The hidden crisis behind copper and iron ore price collapses

Hedge funds are shorting copper, BHP and Rio Tinto because they see dangerous weaknesses in China's banking system. The next stop for the market manipulators could be the Aussie dollar.

The dramatic fall in the copper and iron ore prices plus the fall in China’s currency reflects much deeper forces than simply one set of bad China trade numbers.

The fall goes to the heart of the Chinese banking system and to the trading activities of the shorting hedge funds trying to exploit perceived weaknesses.

And, as always, if prolonged, troubles in China soon affect Australian tax revenues and prosperity.

In China copper is much more than a simple commodity where demand rises and falls with economic activity. In the last two years Chinese property developers were using copper as a security for real estate loans and so it became interwoven in the Chinese banking system. The copper loans were clearly artificial and were usually made by second tier lending institutions. Many have been repaid but not all.

Right now the Chinese banking system is under stress. Over the last five years the Chinese banking sector has increased credit by some $US13 trillion to $US15 trillion. A big chunk of the extra funds, particularly in recent times, have come from borrowings in US dollars (usually via Hong Kong) as the Chinese took a slice of US money printing. But that US dollar borrowing has now given the Chinese banks exposure to a falling Yuan, which in turns makes lenders nervous. This a completely new experience for the Chinese banking system and means a lower Chinese currency will not have its normal stimulatory effect.

And the sharp growth in lending means that inevitably there has been a myriad of strange bank lending deals -- many of which, like the copper based real estate funding, are now under pressure. But no bank lending games are more strange than the amazing iron ore gymnastics of recent months.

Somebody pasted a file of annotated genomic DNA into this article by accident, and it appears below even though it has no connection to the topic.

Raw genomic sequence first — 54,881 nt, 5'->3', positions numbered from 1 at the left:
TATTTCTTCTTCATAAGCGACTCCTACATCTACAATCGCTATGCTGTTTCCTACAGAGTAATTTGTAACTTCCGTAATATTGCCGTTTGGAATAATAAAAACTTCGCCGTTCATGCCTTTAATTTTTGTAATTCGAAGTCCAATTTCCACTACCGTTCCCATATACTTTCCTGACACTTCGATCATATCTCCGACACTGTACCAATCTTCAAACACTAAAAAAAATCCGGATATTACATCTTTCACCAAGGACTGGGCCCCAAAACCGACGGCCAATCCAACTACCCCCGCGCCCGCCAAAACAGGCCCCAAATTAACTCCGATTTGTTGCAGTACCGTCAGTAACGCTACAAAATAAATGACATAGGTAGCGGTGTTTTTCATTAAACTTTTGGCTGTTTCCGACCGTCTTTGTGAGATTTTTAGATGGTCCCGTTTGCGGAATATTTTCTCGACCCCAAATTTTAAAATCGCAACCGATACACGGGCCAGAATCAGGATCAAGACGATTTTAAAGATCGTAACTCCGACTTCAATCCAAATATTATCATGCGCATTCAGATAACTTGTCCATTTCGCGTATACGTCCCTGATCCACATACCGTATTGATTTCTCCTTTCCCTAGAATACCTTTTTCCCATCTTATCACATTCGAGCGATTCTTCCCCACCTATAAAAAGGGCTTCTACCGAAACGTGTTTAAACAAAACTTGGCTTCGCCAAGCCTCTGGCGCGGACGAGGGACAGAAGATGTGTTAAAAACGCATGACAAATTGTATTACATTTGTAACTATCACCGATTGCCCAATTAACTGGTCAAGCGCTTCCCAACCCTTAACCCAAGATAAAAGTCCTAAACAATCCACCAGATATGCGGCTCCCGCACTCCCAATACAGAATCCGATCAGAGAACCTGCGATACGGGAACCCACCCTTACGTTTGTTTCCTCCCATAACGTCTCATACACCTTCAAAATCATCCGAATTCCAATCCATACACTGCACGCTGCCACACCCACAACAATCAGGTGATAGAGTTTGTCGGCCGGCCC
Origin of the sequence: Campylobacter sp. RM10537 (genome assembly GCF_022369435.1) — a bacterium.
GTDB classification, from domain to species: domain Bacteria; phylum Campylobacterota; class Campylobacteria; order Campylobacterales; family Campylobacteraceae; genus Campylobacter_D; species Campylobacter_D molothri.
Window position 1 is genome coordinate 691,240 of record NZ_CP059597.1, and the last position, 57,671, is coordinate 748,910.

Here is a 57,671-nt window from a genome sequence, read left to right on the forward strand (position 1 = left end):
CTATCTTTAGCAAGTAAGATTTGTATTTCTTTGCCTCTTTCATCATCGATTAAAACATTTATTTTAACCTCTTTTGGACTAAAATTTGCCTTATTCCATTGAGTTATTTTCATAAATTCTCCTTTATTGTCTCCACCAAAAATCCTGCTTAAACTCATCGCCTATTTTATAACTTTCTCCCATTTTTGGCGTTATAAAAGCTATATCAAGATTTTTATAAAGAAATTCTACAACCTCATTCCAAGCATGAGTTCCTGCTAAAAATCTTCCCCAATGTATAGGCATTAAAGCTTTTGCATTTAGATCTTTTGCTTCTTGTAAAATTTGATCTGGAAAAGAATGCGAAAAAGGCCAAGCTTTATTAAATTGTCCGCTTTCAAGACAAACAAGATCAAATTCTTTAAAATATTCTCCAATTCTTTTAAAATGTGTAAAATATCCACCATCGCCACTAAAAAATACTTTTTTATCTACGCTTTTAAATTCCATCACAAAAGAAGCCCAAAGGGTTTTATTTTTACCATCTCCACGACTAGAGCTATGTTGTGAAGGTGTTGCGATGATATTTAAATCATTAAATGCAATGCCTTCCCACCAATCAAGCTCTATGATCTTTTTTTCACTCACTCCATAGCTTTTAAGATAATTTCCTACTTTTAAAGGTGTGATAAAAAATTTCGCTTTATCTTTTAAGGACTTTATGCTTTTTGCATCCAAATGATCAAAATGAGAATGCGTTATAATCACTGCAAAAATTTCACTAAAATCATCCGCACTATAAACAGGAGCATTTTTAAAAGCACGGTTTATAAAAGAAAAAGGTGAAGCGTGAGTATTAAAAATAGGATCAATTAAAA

In iron ore, Chinese steel mills are under pressure from falling steel prices, managed to get letters of credit to fund iron ore purchases, which assisted in gaining bank loans to keep the steel mills afloat.

We now realise that this created an artificial boost in iron ore demand that sent the price of iron ore jumping along with BHP, Rio and Fortescue shares and profits -- not to mention Australian tax revenue.

Now as iron ore stocks rise and exports are curtailed iron ore prices are falling, so that will put incredible pressure on the mills and their banks, made worse by the falling China exports.

Enter the massive hedge fund shorting game. The shorters look for a currency, commodity, or share market where they see weakness and then short the securities.

In February they saw weakness in BHP and went short but they were too early and were swamped by the good reports that came out of the iron ore price raises linked to the artificial China bank lending. At the end of February a few shorters panicked and that led to a stampede of BHP short covering and we saw a big rise in BHP shares. The shorters see the current crisis as the chance to recover their February losses.

Accordingly copper has now become a shorter’s picnic and the metal is being hammered, falling last night to its lowest level in nine months. Add that to the iron ore slump and BHP and Rio Tinto shares are also being shorted heavily.

And once a particular set of securities is the subject of massive shorting then the game multiplies and the effect on those exposed becomes much greater.

What is surprising is that the shorters have not yet latched onto the Australian dollar. But they will, especially when they realise that the recent bullish economic forecasts for Australia do not understand what is happening in the employment market (The overlooked truth in Australia's jobless recovery, March 7).

Finally what has always happened in the past is that when Chinese banking or some other crisis gets too serious, the Chinese government and central bankers jump and ‘fix’ the problem. But it can be very tense waiting for that to happen.

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